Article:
The radio was on in our family room as I was gathering my uni gear today. It was the back end of the midday news, and I can’t recall all but one news item.
It was a story about elderly members of the Asian community at Cabramatta being the victims of a spate of scams. Police were suggesting that it was likely to be a more widespread occurrence, in other predominantly Asian areas – they named Chatswood and Haymarket as suspected target areas.
The scam involved taking advantage of, to quote the police officer, a “superstitious element” among these ethnic groups. Elderly people were being approached, and threatened with curses and subjection to malevolent spirits if they did not forfeit property or wealth. Whether this was merely a ploy to get whatever was in the pockets of the victims or it was a more sustained fear campaign, it is a despicable thing.
A family member of mine quipped – after commenting on how disgusting this was, to take advantage of people’s beliefs for material gain – that the easiest way to prevent theft out of spiritual fear would be to remove the religious fear. In other words; nobody who thinks there is no occult, divine, or spiritual realm cannot be threatened by its manipulation.
It seems a comical sort of idea; if you stop believing, then the crime will stop. It’s certainly not a viable option for someone with a authentic personal conviction and faith. Yet it is also, upon reflection, not something new.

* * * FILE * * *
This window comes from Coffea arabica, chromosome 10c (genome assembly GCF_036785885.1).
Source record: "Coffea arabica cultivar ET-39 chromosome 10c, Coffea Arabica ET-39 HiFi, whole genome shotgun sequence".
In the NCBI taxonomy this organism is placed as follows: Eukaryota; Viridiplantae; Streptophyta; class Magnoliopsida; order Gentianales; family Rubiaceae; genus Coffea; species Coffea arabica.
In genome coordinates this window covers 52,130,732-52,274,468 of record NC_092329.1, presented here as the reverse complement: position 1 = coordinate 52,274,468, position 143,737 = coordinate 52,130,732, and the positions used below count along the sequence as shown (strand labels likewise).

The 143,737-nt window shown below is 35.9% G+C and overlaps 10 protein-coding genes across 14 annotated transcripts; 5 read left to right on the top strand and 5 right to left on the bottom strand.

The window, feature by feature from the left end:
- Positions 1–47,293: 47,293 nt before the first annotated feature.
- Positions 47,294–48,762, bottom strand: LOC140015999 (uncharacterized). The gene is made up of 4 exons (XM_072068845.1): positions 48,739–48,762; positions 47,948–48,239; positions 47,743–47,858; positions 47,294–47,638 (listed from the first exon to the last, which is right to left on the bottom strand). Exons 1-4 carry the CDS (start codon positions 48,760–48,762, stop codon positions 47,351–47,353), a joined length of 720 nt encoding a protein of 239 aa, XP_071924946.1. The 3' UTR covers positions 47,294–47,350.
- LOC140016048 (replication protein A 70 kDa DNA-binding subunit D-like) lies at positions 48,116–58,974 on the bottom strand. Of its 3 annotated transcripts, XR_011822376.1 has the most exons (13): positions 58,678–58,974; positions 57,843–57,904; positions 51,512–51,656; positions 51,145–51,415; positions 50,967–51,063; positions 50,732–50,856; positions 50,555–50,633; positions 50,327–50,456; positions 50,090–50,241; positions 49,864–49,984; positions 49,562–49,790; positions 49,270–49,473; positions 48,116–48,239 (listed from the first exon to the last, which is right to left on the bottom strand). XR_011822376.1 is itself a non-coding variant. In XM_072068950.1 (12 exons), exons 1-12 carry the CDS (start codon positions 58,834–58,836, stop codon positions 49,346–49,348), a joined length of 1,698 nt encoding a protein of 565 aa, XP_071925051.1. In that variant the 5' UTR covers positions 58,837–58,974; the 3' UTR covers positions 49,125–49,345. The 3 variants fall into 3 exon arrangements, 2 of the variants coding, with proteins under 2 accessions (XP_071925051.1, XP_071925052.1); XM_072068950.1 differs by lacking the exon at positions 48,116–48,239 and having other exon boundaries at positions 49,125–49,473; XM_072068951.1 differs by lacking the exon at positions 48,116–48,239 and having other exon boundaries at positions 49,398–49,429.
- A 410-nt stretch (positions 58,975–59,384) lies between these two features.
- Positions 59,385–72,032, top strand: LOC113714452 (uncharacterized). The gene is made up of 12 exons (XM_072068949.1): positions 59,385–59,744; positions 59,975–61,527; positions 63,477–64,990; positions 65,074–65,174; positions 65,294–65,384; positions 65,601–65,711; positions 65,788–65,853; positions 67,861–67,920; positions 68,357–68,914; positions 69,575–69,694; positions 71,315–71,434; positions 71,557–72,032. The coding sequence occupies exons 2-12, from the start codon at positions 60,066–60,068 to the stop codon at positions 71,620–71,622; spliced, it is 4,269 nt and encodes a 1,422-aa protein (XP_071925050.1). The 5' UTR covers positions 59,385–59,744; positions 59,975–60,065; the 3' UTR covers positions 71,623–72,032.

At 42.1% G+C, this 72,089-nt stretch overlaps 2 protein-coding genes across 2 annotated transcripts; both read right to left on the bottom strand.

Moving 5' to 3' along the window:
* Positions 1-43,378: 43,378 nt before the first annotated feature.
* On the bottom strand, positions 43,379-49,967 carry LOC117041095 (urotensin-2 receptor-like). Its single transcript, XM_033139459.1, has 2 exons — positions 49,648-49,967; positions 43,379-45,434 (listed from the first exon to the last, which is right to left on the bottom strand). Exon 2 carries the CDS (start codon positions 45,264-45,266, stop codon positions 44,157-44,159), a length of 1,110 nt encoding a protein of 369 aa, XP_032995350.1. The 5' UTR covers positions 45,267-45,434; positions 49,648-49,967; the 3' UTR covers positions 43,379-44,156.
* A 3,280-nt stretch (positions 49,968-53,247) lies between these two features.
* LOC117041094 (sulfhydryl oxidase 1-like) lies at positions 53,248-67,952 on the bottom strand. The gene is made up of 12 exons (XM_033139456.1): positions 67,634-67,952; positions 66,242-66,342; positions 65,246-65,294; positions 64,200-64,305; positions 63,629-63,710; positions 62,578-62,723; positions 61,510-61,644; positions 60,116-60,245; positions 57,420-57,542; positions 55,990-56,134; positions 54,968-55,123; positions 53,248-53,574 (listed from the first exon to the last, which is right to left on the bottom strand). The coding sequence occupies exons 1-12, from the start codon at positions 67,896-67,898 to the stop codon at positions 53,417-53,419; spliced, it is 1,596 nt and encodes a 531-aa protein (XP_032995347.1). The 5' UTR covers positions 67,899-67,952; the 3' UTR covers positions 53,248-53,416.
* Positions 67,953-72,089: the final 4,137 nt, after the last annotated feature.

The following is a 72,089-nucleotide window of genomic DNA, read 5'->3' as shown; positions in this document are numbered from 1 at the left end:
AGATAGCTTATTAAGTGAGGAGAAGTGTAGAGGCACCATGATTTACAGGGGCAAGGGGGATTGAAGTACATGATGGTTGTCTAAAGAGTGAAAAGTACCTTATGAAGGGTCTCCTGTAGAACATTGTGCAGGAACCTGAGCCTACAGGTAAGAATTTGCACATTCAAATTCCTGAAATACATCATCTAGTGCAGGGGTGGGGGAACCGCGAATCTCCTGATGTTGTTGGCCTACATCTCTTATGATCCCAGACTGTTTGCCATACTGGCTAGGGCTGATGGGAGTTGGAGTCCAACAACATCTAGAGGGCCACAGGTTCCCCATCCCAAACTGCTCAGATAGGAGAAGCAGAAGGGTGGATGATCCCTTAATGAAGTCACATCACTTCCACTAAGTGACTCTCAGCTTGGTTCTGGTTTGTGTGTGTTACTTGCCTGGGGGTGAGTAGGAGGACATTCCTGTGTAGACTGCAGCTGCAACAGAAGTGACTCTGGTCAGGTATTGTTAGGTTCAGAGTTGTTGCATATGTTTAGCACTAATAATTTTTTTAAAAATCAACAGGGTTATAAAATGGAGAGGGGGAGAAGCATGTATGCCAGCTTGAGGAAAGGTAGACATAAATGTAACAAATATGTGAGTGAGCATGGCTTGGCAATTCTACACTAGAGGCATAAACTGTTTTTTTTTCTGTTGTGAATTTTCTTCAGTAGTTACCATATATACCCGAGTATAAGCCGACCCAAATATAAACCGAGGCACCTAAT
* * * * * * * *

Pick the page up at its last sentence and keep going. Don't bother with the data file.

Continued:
I have been reading through the Old Testament in chronological order this year, and I am currently in Ezekiel. Over the last couple of books (particularly in Jeremiah), there have been numerous cases in which the people decide not to listen to God, because they dislike what he says. I blogged about this, what I called “Itchy-ear syndrome” over HERE. This news story seems to resonate with a slight variation on such a theme, also prominent in the Old Testament; the idea of not believing because of the consequences. In Ezekiel, the meretricious nature of Israel is really laid bare. They have abandoned their monotheism, and see God as merely another source of divination. When called to repent, they condemn their prophets (this happens to Ezekiel, Jeremiah, and many others).
Because the nations seem threatening, Israel capitulates, and panders to them. They give up their functional belief (that is, their faith) in the sovereign God. When someone threatens them with hardship, they prefer to abandon their faith than to deal with the consequences.
Ironically, the consequences of folding under the pressure of the nations solves nothing. There is a really powerful passage in Ezekiel 8 where the gold and wealth that the people amass is seen to be painful to them. They cannot eat it, it does not satisfy. That’s something that the victims of this scam realised. They may have a very warped concept of spirituality, but there is something in their conviction that we could learn from. They would rather lose the money than come down badly in the Spiritual realm.
It makes you wonder – do we have it right? When the pressure mounts, would we turn away from God to retain something else that we hold dear?
The easiest way to prevent persecution and victimisation for your faith is to back down from your faith. But there are dire consequences.
“So everyone who acknowledges me before men, I also will acknowledge before my Father who is in heaven, but whoever denies me before men, I also will deny before my Father who is in heaven.”
(Matthew 10:32-33 ESV)